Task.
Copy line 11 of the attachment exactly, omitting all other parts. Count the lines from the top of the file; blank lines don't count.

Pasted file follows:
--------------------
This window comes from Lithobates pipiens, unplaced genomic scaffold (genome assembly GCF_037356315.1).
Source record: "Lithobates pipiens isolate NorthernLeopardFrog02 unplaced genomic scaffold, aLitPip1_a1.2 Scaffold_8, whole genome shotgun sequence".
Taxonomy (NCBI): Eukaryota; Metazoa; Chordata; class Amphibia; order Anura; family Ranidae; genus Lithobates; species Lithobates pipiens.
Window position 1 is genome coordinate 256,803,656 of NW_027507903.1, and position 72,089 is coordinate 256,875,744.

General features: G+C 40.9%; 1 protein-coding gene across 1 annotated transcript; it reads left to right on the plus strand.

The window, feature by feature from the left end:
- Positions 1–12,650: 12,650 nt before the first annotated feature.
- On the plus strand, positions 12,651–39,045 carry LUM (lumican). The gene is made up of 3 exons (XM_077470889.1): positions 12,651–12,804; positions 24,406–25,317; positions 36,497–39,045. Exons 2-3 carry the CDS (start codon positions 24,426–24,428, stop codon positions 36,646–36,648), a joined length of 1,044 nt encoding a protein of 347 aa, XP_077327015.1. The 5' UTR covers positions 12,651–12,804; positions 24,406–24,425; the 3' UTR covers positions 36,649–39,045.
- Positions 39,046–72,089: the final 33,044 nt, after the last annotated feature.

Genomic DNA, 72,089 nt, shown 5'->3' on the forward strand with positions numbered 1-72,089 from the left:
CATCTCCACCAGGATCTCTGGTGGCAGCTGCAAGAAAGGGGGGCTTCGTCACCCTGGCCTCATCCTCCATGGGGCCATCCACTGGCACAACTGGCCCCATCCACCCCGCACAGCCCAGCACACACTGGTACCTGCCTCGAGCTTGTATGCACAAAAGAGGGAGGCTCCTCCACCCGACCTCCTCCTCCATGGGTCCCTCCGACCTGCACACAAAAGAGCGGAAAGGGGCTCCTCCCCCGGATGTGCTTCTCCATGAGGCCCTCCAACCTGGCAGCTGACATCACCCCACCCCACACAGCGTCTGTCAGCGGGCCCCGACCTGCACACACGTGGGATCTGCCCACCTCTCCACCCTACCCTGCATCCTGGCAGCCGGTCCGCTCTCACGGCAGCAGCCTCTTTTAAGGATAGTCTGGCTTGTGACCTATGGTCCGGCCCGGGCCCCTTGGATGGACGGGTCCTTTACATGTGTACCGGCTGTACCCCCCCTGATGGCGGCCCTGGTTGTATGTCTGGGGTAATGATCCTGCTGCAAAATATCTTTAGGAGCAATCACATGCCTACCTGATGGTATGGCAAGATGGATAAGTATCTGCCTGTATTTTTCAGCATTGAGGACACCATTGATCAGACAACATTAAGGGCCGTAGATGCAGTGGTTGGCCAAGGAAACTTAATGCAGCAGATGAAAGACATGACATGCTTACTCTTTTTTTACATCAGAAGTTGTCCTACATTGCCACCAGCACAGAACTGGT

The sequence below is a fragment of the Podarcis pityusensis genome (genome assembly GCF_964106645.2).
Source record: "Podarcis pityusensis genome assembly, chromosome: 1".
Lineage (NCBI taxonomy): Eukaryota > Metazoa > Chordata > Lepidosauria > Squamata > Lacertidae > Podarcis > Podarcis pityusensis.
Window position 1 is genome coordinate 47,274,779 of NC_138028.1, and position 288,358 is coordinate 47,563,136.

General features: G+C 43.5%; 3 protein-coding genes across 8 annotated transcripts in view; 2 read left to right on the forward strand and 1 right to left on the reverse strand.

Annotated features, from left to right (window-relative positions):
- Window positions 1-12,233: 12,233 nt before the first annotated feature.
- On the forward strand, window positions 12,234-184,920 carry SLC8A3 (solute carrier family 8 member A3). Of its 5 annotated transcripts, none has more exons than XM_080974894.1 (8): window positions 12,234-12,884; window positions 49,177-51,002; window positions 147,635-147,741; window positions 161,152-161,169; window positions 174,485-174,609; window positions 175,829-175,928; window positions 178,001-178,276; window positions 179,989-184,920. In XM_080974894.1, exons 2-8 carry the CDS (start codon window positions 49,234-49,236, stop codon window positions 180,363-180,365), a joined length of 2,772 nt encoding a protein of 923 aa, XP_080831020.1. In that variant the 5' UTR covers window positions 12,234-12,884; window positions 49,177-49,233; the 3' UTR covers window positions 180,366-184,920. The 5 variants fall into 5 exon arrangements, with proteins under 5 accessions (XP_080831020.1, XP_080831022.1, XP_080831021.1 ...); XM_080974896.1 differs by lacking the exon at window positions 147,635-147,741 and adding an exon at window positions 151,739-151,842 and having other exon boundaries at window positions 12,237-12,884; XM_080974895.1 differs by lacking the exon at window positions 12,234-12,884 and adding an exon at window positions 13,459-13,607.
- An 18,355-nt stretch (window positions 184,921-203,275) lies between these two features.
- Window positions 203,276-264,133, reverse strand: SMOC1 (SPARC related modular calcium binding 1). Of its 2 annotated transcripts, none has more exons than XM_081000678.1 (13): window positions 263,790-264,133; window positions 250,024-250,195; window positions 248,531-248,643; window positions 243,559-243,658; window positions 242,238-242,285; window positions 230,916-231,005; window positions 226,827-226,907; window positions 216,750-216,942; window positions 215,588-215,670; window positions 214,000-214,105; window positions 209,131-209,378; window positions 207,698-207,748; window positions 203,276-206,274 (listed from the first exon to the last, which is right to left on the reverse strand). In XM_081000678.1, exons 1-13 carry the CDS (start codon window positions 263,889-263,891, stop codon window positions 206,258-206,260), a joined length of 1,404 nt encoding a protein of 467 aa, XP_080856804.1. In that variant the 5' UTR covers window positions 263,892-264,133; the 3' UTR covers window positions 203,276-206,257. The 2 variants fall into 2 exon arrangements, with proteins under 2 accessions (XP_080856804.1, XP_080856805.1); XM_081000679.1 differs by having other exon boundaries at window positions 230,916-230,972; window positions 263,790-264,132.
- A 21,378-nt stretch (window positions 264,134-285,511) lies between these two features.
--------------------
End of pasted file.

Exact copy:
CATCTCCACCAGGATCTCTGGTGGCAGCTGCAAGAAAGGGGGGCTTCGTCACCCTGGCCTCATCCTCCATGGGGCCATCCACTGGCACAACTGGCCCCATCCACCCCGCACAGCCCAGCACACACTGGTACCTGCCTCGAGCTTGTATGCACAAAAGAGGGAGGCTCCTCCACCCGACCTCCTCCTCCATGGGTCCCTCCGACCTGCACACAAAAGAGCGGAAAGGGGCTCCTCCCCCGGATGTGCTTCTCCATGAGGCCCTCCAACCTGGCAGCTGACATCACCCCACCCCACACAGCGTCTGTCAGCGGGCCCCGACCTGCACACACGTGGGATCTGCCCACCTCTCCACCCTACCCTGCATCCTGGCAGCCGGTCCGCTCTCACGGCAGCAGCCTCTTTTAAGGATAGTCTGGCTTGTGACCTATGGTCCGGCCCGGGCCCCTTGGATGGACGGGTCCTTTACATGTGTACCGGCTGTACCCCCCCTGATGGCGGCCCTGGTTGTATGTCTGGGGTAATGATCCTGCTGCAAAATATCTTTAGGAGCAATCACATGCCTACCTGATGGTATGGCAAGATGGATAAGTATCTGCCTGTATTTTTCAGCATTGAGGACACCATTGATCAGACAACATTAAGGGCCGTAGATGCAGTGGTTGGCCAAGGAAACTTAATGCAGCAGATGAAAGACATGACATGCTTACTCTTTTTTTACATCAGAAGTTGTCCTACATTGCCACCAGCACAGAACTGGT